The story of Baltimore is connected to a long-standing struggle for access and equality, which is as old as this nation’s history. This is a story of resistance to injustice, brutality, economic exploitation and domination. One cannot truly grasp the meaning of Baltimore without considering it within the context of a long history of uprisings and protests folded into what is just the latest expression of outrage. We cannot really understand the response of this latest uprising without looking at the meta-narrative of oppression. As long as there are people who are routinely excluded and marginalized there will be disquiet.
I remember Daddy saying that I have to stay off the block. It’s 1964 and I am 17 years old. He’s afraid I’ll get hurt on 125th Street in Harlem. There have been six days of unrest after an African American teenager is shot and killed by an NYPD lieutenant.
Folks are, as Fannie Lou Hammer said long ago, “sick and tired of being sick and tired.”
World Trust Director of Curriculum, Education Manager and Workshop Facilitator Dia Penning weighs in on how the recent exposure of the racist Sigma Alpha Epsilon members is not a one-off example of a few racist students singing a racist song but an example of how systemic inequity is reinforced and passed on from generation to generation of those with influence and power positions in the United States.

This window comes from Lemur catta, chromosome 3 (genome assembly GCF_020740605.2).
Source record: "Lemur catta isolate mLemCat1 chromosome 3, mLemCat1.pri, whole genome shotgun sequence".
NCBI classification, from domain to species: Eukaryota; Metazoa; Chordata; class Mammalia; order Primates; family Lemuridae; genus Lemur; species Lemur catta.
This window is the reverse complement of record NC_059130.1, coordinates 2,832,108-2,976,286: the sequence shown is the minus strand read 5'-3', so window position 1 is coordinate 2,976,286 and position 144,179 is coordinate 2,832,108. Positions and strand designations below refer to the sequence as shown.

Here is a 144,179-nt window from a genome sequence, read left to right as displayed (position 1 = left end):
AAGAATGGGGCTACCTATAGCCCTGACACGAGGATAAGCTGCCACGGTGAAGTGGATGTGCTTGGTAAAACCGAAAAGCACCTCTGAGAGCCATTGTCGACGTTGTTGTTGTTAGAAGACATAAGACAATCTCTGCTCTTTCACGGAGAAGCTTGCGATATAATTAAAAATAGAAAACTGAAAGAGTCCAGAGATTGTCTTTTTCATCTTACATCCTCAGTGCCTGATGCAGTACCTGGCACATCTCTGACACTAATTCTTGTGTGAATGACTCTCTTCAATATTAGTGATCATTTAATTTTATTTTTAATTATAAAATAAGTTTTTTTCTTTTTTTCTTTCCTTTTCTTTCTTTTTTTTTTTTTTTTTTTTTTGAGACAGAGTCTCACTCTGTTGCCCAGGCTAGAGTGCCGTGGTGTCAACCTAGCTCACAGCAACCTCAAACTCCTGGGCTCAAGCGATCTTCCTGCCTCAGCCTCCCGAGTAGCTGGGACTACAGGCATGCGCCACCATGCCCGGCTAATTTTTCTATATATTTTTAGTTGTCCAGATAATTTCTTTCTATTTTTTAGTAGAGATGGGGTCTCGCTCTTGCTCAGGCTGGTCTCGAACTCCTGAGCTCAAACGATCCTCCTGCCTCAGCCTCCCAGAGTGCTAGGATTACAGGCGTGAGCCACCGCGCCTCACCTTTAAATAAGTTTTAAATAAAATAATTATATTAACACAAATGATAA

When the whole country saw a bus full of Sigma Alpha Epsilon(SAE) brothers singing, “there will never be a n***er in SAE. You can hang him from a tree, but he can never sign with me,” media outlets claimed it was an isolated incident and parents insisted their nice boys made a mistake. But, I started thinking about power, about wealth, and about who runs this country.
We recently spoke with Ginny to learn more about the grass roots organization, Neighbors for Racial Justice, that has sprung out of her own personal diversity initiative.
It Began with a Simple Observation
"After we moved to this neighborhood three and a half years ago," Ginny says, "my partner noticed a disturbing pattern of posts on the listserv (an email group for residents). These were clear instances of racial profiling, things like 'There is a black man walking through the neighborhood, and we've never seen him before. Just keep an eye out.' Messages to that effect."
"Shakti is so gifted at inviting people to conversation," Perdomo says. "She allows them to be courageous, to ask authentic questions and be more self-reflective."
Unlike some campuses, which may try to push racism to the back burner, hoping against hope that things will go smoothly, Vice Chancellor Enku Gelaye of UMASS Amherst is more pragmatic: "This is our world --- racist incidents will happen. If we're not building relationships consistently, when something happens you have a mish-mash approach that is not authentic."